Monitoring of local populations for susceptibility towards acaricides is the first step in resistance management of T. urticae. It is essential to carry out acaricide resistance tests regularly to avoid resistance development in target mites. In addition, control tactics must depend on the use of different acaricides to avoid or delay resistance. Toxicity of spiromesifen to the tested field populations that shown in Table (1) indicated that there was moderate resistance to spiromesifen. Baq'a population showed the highest RF to spiromesifen (RF = 6.33) while Al-Ramtha population showed the lowest RF (RF = 2.71). Depending on mode of action, Spiromesifen is classified as inhibitors of acetyl CoA carboxylase . In Serbia  explained that spiromesifen affected fecundity, fertility and population growth rates of the treated T. urticae females. They concluded that the females treated with 180 ppm of spiromesifen laid no eggs and most died within few days after treatment. The present obtained results do not agree with those obtained by Marcic et al.  in Serbia. These conflicting results might be due to the bioassay test used. In the present study, results were taken on mortality of treated adult females of TSSM while Marcic et al.  studied the toxicity of spiromesifen on fecundity and fertility and population growth rates of TSSM. In the present study, it was noticed that some spiromesifen treated females were unable to lay eggs at all, while others laid abnormal flaccid shape eggs . The most distinguished character of treated females were the unusual big size, accumulations of eggs in the body while the dead treated females mostly known by the adhering of egg to their abdomen. In agreement with this result, Lee et al  pointed out that the resistance factors to an other acaricide named abamectin, varied between 0.3 to 19.5 towards the same mite T.urticae eight populations collected from different locations in Korea. In conclusions all the tested field populations were susceptible to spiromesifen. The resistance factor ranged from 2.71 to 6.33. In contrast to toxicity effect spiromesifen was an effective acaricide since it had a good residual effect, lasting for nine days after application. However, in order to gain safe cucumber product and to manage resistance development by T.urticae to acaricides the following are recommended:
Regular monitoring should be carried out to detect the extent of resistance to the pesticides used. Restricting the use of acaricides to which the magnitude of resistance is high. Establishing of baseline LC50 to new acaricide before widespread use which allow better monitoring of changes in susceptibility over time. Applying acaricides that have different active ingredients and different mode of action. Training growers on alteration of acaricides based on mode of action to facilitate long term sustainable spider mite management for agriculture in Jordan. Studying the mechanisms of resistance to acaricides is very important to prevent cross resistance between closely related groups.
Thanks are extended to the Dean ship of Research at University of Jordan and Agriculture Materials company administration for finance support. Thanks are also to the staff at the Lattakia (enter for Rearing and production of biological Agents in Syria for providing us the sensitive strain of the spider mite.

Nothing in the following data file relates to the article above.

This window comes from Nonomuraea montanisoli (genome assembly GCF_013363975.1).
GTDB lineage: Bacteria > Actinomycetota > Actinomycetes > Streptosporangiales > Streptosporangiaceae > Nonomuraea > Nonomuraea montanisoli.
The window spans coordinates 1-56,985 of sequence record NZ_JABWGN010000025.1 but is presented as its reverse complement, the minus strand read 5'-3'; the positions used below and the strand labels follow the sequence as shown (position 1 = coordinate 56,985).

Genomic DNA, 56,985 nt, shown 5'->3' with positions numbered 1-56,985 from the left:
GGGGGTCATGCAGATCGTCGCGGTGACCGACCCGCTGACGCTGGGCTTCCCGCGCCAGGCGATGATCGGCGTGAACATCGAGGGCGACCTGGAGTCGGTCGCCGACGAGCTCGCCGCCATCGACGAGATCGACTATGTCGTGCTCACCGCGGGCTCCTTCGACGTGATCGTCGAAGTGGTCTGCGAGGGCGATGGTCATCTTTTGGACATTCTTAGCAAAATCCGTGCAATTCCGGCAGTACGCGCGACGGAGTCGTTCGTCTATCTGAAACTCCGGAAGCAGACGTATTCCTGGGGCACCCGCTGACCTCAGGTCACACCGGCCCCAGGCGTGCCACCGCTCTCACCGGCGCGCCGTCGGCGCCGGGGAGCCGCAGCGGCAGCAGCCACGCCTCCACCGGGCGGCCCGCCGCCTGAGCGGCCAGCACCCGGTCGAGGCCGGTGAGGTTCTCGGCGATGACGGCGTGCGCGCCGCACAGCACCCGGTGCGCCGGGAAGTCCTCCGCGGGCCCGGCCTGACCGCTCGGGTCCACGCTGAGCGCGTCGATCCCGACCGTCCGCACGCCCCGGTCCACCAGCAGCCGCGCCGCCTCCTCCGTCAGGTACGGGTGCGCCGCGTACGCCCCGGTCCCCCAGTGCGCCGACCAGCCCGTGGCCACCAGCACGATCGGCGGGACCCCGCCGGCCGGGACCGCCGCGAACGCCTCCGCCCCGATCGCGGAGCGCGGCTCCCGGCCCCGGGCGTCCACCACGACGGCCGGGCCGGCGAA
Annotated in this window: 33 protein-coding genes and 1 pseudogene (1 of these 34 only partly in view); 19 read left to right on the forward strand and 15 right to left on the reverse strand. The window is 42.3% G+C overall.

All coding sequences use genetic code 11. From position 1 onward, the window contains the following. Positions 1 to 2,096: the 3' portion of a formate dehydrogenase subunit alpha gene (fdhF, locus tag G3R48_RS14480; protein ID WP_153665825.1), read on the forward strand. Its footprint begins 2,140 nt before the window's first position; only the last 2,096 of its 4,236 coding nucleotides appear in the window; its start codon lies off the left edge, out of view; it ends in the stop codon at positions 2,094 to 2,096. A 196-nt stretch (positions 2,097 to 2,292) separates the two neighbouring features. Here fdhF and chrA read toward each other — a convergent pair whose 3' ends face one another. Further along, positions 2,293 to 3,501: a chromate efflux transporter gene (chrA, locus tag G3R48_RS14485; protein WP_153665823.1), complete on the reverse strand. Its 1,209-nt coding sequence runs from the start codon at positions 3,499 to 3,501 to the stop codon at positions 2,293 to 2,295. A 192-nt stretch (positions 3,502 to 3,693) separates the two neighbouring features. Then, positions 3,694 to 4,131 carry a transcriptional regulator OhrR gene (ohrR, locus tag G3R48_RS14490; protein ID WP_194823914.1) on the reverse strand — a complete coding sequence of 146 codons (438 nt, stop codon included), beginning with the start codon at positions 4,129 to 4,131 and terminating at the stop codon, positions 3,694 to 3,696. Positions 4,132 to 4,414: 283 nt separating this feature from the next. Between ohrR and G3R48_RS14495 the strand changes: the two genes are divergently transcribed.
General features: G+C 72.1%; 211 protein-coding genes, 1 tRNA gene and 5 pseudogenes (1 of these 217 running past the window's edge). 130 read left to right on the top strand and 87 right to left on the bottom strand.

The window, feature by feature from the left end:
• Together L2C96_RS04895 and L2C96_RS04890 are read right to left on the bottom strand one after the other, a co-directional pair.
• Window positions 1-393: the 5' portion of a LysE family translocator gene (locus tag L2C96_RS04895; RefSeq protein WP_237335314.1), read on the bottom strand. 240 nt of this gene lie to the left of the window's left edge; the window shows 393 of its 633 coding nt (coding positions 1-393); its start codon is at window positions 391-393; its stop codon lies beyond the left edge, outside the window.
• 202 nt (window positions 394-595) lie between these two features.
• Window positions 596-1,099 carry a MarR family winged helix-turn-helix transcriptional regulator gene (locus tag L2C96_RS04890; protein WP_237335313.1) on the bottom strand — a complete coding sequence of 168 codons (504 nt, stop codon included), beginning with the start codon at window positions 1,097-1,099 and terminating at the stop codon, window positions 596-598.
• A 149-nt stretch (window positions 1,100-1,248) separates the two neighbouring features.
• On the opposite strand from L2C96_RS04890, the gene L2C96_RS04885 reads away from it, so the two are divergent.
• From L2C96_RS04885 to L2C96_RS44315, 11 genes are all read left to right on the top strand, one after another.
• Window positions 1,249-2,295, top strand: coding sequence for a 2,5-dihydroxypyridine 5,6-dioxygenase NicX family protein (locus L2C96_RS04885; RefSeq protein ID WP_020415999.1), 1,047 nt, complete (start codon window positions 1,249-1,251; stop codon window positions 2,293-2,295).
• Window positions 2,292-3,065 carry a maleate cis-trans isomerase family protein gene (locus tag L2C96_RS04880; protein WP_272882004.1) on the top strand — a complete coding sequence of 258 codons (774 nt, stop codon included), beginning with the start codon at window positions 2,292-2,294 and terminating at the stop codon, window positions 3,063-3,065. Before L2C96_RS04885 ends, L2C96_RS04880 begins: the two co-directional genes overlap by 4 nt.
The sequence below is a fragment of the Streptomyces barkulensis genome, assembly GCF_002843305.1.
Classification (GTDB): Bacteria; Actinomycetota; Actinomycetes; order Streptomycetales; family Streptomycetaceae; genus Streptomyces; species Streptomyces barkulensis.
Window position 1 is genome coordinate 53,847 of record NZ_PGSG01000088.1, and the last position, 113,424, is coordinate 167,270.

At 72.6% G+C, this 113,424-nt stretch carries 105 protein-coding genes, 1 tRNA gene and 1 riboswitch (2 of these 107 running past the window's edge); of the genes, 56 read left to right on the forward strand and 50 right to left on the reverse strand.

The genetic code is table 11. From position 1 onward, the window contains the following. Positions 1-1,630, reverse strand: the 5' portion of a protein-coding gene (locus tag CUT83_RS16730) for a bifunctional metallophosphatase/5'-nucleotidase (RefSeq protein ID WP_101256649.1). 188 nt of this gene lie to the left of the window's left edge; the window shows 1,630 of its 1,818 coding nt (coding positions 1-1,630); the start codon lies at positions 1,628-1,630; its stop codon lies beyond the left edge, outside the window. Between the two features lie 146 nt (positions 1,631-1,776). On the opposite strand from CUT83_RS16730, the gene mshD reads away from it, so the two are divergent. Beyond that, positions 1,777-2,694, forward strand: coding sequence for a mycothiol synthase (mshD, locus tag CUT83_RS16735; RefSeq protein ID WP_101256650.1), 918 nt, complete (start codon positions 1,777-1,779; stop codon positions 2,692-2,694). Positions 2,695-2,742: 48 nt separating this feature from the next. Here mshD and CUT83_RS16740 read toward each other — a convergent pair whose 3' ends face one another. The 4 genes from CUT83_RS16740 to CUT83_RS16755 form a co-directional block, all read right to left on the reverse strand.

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(2) Mohammad Raed Kame L. Al-Lala, (1) Tawfiq M. Al-Antary and (3) Marwan I. Abdel-Wali
(1) Prof.of Pesticides (Corresponding author), Plant Protection Dept, Faculty of Agriculture, University of Jordan, Amman, Jordan
(2) Ph.D student
(3) Plant Protection Dept., Head Center of Agriculture Research and Extension, Ministry of Agriculture, Amman, Jordan.
Tawfiq M. Al-Antary, Plant Protection Dept, Faculty of Agriculture, University of Jordan, Amman, Jordan
Table 1: Susceptibilities of field-collected populations of T. urticae adult females to spiromesifen (Higher recommended field rate = 180 mg/L). Population [LC.sub.50](mg/l) [LC.sub.90](mg/l) name 95% CL (1) 95% CL Ar-Ramtha 56.33 d (6) 50.33-61.85 145.06 c (6) 127.33-172.94 Baq'a 131.63 a 119.50-142.49 286.52 ab 255.56-335.74 Zyzya 89.84 c 80.44-98.43 228.38 ab 199.67-294.83 Krimeh 110.71 b 104.61-116.48 191.48 b 176.22-214.28 Deir-Alla 87.49 c 78.44-95.74 215.39 b 189.96-255.38 Karamah 122.36 a 121.40-147.54 321.01 a 278.46-390.95 SSS 20.8 e 18.37-23.09 64.92 d 55.49-80.30 Population L.E.P.R (2) Slope [+ or -] name Y = a + b(x) S.E (3). Ar-Ramtha Y = -5.46 + 3.12(x) 3.12 [+ or -] 0.29 Baq'a Y = -8.04 + 3.79(x) 3.79 [+ or -] 0.38 Zyzya Y = -6.18 + 3.16(x) 3.16 [+ or -] 0.31 Krimeh Y = -11.01 + 5.39(x) 5.39 [+ or -] 0.49 Deir-Alla Y = -6.36 + 3.28(x) 3.28 [+ or -] 0.31 Karamah Y = -6.39 + 3.06(x) 3.06 [+ or -] 0.30 SSS Y = -3.42 + 2.59(x) 2.59 [+ or -] 0.24 Population Ratio (4) RF (5) Chi Square name [LC.sub.90] [LC.sub.50] Calculated Ar-Ramtha 0.81 2.71 4.7 Baq'a 1.59 6.33 6.0 Zyzya 1.27 4.32 7.1 Krimeh 1.06 5.32 6.2 Deir-Alla 1.2 4.2 5.7 Karamah 1.78 5.88 6.9 SSS 0.36 -- 4.8 1. 95% Confidence limits for [LC.sub.50] or [LC.sub.90] in ppm. 2. L.E.P.R. = Line Estimated by Probit Regression. 3. S.E. = Standard error. 4. Ratio [LC.sub.90] = [LC.sub.90]/higher recommended field rate. 5. R.F. Resistance Factor = [LC.sub.50] of field population/ [LC.sub.50] of susceptible population (SSS). 6. [LC.sub.50] or [LC.sub.90] values having different letters are significantly different (95% CL did not overlap).
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|Title Annotation:||ORIGINAL ARTICLE|
|Author:||Lala, Mohammad Raed Kame L. Al-; Antary, Tawfiq M. Al-; Abdel-Wali, Marwan I.|
|Publication:||Advances in Environmental Biology|
|Date:||Sep 1, 2012|